People from all over laugh at us Northwesterners when we start to complain when the Fahrenheit hits 90 degrees. They think we are pansies, that we can't take it.
I was at the The North Face (that just reads weird) store in Portland on Friday afternoon when it was about 93 outside. There was a lady in there visiting town from Iowa and she was making snarky comments to the sales associate about how where she comes from this is no big deal.
That's great - I have no issues with that. The thing is, if I like that kind of weather I'd move to Iowa (okay, you're right, I wouldn't), but I like the weather here, where I'll put up with the rain for a few months for the right to have a milder winter and a milder summer. I'd prefer it to be right about 80; Wifey likes it the mid eighties. We both love the sun and trade winds in Hawaii. (Actually, if you don't like Hawaii I'm pretty sure that makes you the spawn of Satan - not that there is anything wrong with that.)
So yes, when it gets 90 in Portland people will complain, because this is not a climate or a people used to having to deal with consistent 90 degree days. It's like Californians complaining about the rain - people everywhere else will give them a hard time when they comment on rain, but they simply don't get that much, and when they do it's annoying.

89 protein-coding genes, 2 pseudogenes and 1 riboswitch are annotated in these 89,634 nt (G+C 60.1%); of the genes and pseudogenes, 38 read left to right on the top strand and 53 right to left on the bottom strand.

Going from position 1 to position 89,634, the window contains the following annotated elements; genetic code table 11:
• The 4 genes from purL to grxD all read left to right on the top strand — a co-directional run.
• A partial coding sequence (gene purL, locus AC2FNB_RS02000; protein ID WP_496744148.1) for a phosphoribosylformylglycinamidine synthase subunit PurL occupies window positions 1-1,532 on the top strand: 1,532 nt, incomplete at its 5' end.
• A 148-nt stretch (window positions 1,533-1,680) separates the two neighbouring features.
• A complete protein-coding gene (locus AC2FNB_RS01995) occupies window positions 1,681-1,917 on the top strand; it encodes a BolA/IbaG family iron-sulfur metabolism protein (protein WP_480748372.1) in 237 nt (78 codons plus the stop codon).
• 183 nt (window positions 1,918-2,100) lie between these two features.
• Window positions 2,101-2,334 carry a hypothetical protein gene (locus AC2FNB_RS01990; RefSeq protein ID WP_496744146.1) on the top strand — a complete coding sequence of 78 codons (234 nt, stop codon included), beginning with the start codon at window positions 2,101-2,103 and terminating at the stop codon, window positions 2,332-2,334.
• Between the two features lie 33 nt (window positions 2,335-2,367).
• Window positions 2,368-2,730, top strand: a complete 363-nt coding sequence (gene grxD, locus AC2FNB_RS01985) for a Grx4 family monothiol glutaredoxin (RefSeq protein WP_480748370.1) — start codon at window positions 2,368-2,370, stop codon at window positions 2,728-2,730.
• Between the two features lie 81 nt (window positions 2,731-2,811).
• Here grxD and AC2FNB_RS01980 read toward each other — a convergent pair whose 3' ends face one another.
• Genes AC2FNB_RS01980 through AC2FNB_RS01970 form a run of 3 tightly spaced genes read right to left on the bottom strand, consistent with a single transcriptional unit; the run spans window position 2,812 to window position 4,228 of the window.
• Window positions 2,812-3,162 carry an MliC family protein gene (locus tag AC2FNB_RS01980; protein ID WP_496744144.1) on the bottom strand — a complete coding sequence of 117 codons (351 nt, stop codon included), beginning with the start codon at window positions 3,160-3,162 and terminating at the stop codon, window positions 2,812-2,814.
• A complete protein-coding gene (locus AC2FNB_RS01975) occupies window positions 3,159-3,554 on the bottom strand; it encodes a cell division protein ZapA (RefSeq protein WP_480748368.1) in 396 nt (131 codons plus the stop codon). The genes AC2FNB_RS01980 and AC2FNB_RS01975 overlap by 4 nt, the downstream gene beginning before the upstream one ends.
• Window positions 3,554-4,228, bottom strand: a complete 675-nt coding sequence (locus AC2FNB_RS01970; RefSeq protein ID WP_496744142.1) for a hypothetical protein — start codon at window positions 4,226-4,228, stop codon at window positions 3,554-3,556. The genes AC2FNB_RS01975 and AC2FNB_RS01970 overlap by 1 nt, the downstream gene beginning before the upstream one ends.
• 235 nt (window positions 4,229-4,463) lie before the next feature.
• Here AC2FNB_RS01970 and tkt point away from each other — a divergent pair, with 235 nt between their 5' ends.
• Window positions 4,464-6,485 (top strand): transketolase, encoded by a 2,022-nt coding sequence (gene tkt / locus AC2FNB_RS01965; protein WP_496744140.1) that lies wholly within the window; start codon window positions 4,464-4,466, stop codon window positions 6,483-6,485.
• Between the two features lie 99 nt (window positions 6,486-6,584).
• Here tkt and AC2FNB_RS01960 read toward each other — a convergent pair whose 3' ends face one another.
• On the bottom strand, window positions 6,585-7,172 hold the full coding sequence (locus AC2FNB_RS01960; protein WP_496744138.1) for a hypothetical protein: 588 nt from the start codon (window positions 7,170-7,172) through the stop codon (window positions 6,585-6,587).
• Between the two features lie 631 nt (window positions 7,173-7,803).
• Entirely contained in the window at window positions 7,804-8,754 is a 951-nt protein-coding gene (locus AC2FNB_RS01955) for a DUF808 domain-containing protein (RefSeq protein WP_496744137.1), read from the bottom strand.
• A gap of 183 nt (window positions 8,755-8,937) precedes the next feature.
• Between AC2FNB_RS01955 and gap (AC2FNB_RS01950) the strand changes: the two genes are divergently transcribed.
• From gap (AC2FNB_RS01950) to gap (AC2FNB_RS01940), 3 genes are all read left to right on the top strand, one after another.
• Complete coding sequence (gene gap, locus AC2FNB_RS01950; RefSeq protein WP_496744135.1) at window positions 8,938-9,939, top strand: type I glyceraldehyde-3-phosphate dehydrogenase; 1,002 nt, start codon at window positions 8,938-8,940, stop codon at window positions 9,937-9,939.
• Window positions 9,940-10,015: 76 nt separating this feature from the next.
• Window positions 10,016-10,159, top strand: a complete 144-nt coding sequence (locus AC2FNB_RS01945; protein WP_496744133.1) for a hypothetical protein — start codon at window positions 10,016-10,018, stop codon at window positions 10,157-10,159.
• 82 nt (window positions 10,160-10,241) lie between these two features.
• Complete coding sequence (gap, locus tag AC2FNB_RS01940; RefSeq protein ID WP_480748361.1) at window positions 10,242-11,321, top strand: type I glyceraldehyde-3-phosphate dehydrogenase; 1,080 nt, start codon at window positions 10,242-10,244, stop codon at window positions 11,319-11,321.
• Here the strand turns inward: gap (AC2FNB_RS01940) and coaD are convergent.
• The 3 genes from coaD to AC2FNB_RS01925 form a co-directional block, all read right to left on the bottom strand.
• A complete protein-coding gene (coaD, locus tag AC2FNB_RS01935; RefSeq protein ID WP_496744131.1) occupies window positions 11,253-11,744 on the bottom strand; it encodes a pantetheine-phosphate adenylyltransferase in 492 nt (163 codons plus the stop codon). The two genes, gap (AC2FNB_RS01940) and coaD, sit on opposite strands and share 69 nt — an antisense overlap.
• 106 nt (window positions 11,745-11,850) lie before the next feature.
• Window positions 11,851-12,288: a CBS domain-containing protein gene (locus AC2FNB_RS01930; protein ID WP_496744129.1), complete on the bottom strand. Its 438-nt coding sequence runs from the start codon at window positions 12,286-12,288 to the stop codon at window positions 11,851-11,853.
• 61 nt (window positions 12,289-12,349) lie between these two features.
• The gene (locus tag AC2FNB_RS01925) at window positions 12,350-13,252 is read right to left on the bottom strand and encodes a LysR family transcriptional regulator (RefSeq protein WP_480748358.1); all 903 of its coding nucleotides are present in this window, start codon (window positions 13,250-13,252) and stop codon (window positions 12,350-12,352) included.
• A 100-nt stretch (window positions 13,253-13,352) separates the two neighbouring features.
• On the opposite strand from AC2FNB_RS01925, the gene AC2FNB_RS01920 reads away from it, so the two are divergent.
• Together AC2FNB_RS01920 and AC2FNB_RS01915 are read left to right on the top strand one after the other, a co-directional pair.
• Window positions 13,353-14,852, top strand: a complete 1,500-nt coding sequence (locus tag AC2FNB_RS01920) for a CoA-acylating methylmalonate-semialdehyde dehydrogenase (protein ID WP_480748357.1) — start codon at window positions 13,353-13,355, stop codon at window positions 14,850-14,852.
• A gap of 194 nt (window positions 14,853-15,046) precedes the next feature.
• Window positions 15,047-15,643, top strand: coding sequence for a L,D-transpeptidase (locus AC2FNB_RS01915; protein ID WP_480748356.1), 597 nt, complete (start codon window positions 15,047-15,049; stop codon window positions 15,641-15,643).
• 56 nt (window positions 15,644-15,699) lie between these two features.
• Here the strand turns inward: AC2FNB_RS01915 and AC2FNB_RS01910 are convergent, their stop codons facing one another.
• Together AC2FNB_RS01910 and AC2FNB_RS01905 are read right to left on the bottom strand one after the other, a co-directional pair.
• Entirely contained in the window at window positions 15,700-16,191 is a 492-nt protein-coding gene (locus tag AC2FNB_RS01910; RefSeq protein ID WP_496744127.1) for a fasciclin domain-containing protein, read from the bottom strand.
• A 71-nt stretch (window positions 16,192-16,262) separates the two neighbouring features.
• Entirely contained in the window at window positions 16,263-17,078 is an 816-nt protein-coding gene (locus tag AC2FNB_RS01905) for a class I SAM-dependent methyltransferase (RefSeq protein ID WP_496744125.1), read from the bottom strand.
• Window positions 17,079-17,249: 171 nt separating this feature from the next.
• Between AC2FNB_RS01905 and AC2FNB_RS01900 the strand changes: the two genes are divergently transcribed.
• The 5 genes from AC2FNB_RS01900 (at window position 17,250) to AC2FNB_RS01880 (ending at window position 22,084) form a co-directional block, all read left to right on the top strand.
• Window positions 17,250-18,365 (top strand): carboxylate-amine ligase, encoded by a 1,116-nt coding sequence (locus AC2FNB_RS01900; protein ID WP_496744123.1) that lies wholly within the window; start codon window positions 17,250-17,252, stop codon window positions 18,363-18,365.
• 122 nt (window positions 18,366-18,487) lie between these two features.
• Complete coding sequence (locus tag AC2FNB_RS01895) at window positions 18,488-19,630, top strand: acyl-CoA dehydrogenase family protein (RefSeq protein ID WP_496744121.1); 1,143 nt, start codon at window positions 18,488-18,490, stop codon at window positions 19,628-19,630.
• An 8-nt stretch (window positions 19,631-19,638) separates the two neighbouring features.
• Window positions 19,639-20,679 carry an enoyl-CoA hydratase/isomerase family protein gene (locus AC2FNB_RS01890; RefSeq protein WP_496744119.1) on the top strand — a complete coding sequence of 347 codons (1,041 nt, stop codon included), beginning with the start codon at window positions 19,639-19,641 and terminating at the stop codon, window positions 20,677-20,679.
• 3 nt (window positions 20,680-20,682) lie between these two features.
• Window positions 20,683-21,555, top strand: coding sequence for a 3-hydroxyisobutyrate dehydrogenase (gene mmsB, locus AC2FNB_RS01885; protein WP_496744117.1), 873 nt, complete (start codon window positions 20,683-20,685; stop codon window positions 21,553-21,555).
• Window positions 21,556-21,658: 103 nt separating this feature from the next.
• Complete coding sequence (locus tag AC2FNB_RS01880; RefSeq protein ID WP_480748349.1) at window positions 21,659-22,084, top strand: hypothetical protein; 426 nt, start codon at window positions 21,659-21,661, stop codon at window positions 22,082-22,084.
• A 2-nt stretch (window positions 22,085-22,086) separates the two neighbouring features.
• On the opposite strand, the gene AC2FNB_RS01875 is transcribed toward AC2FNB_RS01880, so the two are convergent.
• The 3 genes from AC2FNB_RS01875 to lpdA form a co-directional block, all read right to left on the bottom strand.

Heck, there are a lot of Hawaiians in the Northwest - many of them come to our universities and end up staying because there are more job opportunities here - but they don't complain about the cold. They are just the ones you see bundled up in parkas when it hits 70. Heck, I saw some construction workers wearing sweaters and jeans on that 93-degree day - where they came from that's not hot.
So please, don't complain about Portlanders being a bit put off by extreme heat - we aren't used to it. And yes, for us, 90 is extreme heat. 90 for a week is horrible.
It's the same thing when it snows here. We get a little bit of snow on the ground and the city goes into panic mode. We get 4 inches and the city shuts down. People from the Midwest laugh at us because they deal with snow drifts six months out of the year, but again, we don't get snow. It snows about every 2-3 years here, and most of the time it's not much and melts by noon. But when it stays, it does cause problems because it's not something Portlanders make a habit of preparing for - why bother when the chances are it will be a waste of time and money?